3.1. Analysis of Simulation Dataset

We used sparse logistic regression with the L1/2, L1 penalties, and Ridge Regression and Elastic Net for experiments and comparisons. Table 1 shows the accuracy and recall results for the three categories and four methods using the simulation dataset.

TABLE 1
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Table 1. Precision and recall results for sparse logistic regression with L1/2 and L1 penalties, Ridge Regression and Elastic Net.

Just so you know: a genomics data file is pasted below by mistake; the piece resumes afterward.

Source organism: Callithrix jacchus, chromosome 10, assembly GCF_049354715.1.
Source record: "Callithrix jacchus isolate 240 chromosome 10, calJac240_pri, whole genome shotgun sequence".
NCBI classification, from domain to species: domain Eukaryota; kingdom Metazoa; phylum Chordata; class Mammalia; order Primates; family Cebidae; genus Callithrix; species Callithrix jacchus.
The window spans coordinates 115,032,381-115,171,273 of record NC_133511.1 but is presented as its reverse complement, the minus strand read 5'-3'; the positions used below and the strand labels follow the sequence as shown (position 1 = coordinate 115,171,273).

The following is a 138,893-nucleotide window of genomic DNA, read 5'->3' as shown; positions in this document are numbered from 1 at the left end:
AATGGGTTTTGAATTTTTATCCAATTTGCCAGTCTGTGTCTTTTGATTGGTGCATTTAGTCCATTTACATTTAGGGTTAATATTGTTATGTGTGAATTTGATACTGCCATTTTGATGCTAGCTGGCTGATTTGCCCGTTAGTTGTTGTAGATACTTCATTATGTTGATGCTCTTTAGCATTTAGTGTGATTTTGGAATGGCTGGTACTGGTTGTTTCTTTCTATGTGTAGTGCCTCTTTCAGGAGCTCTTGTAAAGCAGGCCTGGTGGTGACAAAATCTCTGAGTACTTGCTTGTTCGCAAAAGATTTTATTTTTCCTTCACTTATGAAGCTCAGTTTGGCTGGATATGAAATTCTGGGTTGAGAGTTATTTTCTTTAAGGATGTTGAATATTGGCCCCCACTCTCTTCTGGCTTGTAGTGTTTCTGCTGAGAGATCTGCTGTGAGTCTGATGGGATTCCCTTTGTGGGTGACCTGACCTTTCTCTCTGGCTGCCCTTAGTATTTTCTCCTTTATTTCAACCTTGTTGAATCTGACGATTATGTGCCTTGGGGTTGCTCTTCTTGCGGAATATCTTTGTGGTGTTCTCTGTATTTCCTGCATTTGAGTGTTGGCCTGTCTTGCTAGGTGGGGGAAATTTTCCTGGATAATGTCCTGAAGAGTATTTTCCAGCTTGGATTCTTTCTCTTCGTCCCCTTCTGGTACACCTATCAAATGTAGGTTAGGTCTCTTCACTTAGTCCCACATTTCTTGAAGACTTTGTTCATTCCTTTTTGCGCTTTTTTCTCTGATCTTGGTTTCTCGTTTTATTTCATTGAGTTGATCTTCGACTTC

As shown in Table 1, in terms of precision, the sparse logistic regression method with the L1/2 penalty proposed in this paper was superior to the other methods in all three categories. For neutral emotion, the precision of the proposed method was 100%, which was 2, 2, and 8% higher than those of the Elastic Net method, sparse logistic regression with L1 penalty, and Ridge Regression, respectively. For positive emotion, the precision of the proposed method was 99%, which was 5, 2, and 15% higher than those of the Elastic Net method, sparse logistic regression with L1 penalty, and Ridge Regression, respectively. For negative emotion, the precision of the proposed method was 100%, which was 2, 2, and 37% higher than those of the Elastic Net method, sparse logistic regression with L1 penalty, and Ridge Regression, respectively. In terms of recall rate and precision rate, the results for sparse logistic regression with L1/2 penalty were better than those of the other three methods for positive emotion, negative emotion, and neutral emotion. For neutral emotion, the recall rate of the proposed method was 100%, which was 1, 1, and 16% higher than those of the Elastic Net method, sparse logistic regression with L1 penalty, and Ridge Regression, respectively. For positive emotion, the recall rate of the proposed method was 100%, which was 15% higher than that of the sparse logistic regression method with Ridge Regression, and the same as those of the Elastic Net method and sparse logistic regression with L1 penalty. For negative emotion, the recall rate of the proposed method was 98%, which was 10, 6, and 29% higher than those of the Elastic Net method, sparse logistic regression with L1 penalty, and Ridge Regression, respectively. Overall, the experimental results show that sparse logistic regression with the L1/2 penalty is superior to the three existing regularization methods.